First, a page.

If nothing else, Jeffrey, playing at Walterdale Theatre until February 14, is a bold show. From the moment you walk into the theatre, you’re face-to-face with an angular, grafittied set, the most popular tunes from the 80s and 90s, fabulous characters from New York’s LGBT community, and a story that tackles topics we don’t often find on stage.
Jeffrey is a single gay man in New York in the mid-1990s, as the AIDS epidemic is slowing down. In the face of the anxiety around AIDS and the certainty that being HIV-positive will lead to death for the infected person and heartbreak for those around him, Jeffrey decides to be celibate. Which isn’t easy for someone who’s been obsessed with sex since he was 14, nevermind for someone who may have met the love of his life on day 1 of his new resolution. Jeffrey is an exploration of the tension between finding love and avoiding loss, with a few end-of-life conversations thrown in for good measure.
Paul Rudnick‘s excellent script tackles these difficult topics with some of the best humour I’ve seen on stage recently. The humour he uses is both situational and based on the stereotypes of gay men as they are portrayed in the media.The humour humanizes the characters and helps the audience emotionally engage with the characters and accept the play’s central idea of finding joy even in difficult situations. Of course, as good comedy does, it also makes the sad moments of the show that much more poignant. The cast for this production at Walterdale is great at walking that line between joyousness and knowing that tragedy right around the corner, especially through Act 2, where Paul Rudnick’s script really starts hitting hard. Plays discussing any illness are rare, but when you consider that Jeffrey was first produced in 1993, the way that Paul Rudnick’s script addresses the fear surrounding AIDS and presents a more honest look at gay communities and culture, is particularly admirable. Jeffrey is at once a funny, but not insensitively so, look at the very serious topics of AIDS and its effects on individuals and relationships.
Co-directors Kyle Thulien and Sarah Van Tassel did a great job casting the show. In the title role of Jeffrey, Sean Richard MacKinnon was particularly good at riding the emotional roller-coaster of the play. With his character constantly searching for joy in the face of sadness, you couldn’t help but be buoyed throughout the play by Sean’s continuous hopeful expressions and actions. One thing I did question was his use of more youthful mannerisms for Jeffrey as well as stances and poses that suggested a bit of uncomfortability with his body. Based on Jeffrey’s claim that he puts those who have “only” had 5000 sexual partners to shame, I would have expected Jeffrey to be portrayed as being at least in his late 20s and a little more comfortable in his skin.
Gerald Mason’s portrayal of Sterling, the rich gentleman who’s found love with a younger man, was a standout performance. As Stirling, Gerald takes the audience on a much more subtle, but similarly powerful emotional ark as Jeffrey. First appearing in a boutique’s dressing room, flamboyantly trying on suit jackets and judging the world with a lot of attitude, Gerald, as Stirling, morphs into one of the most sympathetic characters of the show, and his final words – “I do” – burst my dam of tears near the end of the show.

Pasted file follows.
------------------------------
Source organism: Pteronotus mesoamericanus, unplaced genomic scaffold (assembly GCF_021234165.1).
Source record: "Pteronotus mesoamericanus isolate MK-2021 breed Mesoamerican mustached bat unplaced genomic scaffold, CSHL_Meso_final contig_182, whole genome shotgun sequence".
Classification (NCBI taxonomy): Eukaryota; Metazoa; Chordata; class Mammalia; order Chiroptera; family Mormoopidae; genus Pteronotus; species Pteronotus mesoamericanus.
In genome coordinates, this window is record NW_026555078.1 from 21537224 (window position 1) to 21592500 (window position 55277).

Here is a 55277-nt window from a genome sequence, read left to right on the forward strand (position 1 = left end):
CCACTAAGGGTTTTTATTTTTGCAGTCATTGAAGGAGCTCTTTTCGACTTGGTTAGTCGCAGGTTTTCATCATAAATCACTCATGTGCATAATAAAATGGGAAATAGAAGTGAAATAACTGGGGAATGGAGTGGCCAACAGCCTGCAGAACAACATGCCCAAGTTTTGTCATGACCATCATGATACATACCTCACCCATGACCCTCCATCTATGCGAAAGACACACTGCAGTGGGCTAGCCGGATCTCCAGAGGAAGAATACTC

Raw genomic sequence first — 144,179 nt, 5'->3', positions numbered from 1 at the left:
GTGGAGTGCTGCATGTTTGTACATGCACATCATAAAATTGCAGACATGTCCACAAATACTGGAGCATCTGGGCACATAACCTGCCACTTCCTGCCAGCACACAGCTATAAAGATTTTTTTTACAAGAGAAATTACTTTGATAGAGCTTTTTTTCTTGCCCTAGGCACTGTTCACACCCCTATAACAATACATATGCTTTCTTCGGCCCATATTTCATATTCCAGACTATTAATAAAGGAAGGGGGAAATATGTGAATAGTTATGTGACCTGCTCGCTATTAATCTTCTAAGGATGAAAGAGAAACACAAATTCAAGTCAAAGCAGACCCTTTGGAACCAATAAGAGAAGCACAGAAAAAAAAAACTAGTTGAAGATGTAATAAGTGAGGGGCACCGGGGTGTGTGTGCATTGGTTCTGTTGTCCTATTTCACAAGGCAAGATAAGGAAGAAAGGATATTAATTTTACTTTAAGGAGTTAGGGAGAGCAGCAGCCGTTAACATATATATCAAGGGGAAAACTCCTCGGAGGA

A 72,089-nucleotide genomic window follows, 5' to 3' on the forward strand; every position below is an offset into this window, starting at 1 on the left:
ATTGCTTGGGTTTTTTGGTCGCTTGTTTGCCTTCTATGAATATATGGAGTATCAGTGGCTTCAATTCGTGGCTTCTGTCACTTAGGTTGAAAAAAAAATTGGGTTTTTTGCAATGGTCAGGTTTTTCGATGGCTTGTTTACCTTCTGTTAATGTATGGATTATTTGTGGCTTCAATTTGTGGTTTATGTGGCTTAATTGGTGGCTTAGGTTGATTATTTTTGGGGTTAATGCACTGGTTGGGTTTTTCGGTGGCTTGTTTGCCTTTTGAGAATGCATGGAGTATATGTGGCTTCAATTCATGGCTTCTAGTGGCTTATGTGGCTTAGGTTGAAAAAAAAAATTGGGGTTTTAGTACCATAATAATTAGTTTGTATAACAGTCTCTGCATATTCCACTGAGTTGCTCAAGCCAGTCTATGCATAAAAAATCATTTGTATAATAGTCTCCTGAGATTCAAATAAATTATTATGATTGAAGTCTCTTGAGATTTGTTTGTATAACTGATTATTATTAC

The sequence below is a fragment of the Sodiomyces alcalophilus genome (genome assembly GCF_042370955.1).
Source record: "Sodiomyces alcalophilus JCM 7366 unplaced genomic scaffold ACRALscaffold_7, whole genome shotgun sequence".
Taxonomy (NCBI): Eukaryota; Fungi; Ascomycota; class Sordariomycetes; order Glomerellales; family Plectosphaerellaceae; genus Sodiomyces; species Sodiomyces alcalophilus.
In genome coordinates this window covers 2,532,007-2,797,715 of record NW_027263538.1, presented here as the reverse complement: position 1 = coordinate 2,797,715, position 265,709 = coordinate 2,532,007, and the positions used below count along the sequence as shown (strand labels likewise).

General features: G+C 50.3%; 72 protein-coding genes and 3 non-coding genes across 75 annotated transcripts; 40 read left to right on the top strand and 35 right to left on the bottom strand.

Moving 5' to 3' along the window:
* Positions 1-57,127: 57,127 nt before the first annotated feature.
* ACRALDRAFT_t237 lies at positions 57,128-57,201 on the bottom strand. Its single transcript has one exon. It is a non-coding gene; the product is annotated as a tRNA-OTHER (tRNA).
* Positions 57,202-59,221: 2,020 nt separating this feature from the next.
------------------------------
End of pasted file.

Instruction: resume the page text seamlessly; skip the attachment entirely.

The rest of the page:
All of the ensemble members – Catherine Wenschlag, Mark Kelly, Morgan D.D. Refshauge, and Trevor Talbott – were great at completely reimagining each character they played. In particular, in the role of “female ensemble”, I loved Catherine Wenschlag’s ability to play an army of female characters – from serene Mother Teresa to the overexcited mother of a pre-operative transexual to – my favourite – a televised evangelical preacher dispensing advice to her audience members. Catherine’s comedic timing was spot on – often played with a bit of the stand-up sensibility – providing some of the funniest moments in the show.
Jeffrey was also one of those plays where I kept being distracted by how much I loved Leland Stelck’s set design.
Upon entering Walterdale Theatre’s playing space, you are immediately transported to the mid-90s by Phil Kreisel’s soundtrack of all the hits of that era combined with set designer Leland Stelck’s magnificent set. The set took a crew of 17 painters and it’s easy to see why. Walterdale Theatre’s gorgeous rusty brick walls have been combined with angular construted walls that hearken back to the mod architectural era to create mid-1990s New York. The constructed set walls are graffitied so believably, it’s as if a team of street artists had just been through the building. The floor, meanwhile, is a map of New York’s subway system, which the cast crisscrosses both physically and metaphorically – from a hospital waiting room, to a dark alley, to the TV studio of an evangelical preacher. The set was both visually interesting and neutral enough to be transported with a simple change in lighting along with images on the projection screen that was part of the set in the centre of the stage to help the audience visualize the new locale.
Finally, as mentioned, I loved Phil Kreisel’s sound choices during pre-show and intermission – they set the tone and era immediately. But, I could have used either more of a soundscape or a higher volume during some of the scenes, especially ones that were meant to take place in more noisy locations, such as the streets or parties where Jeffrey was working. For example, the music at the “Hoe-Down for AIDS” party scene felt a little muted and the other scenes where Jeffery was serving at parties or memorials could have used more background sounds (chatter, glasses, soft music) to create a more realistic atmosphere.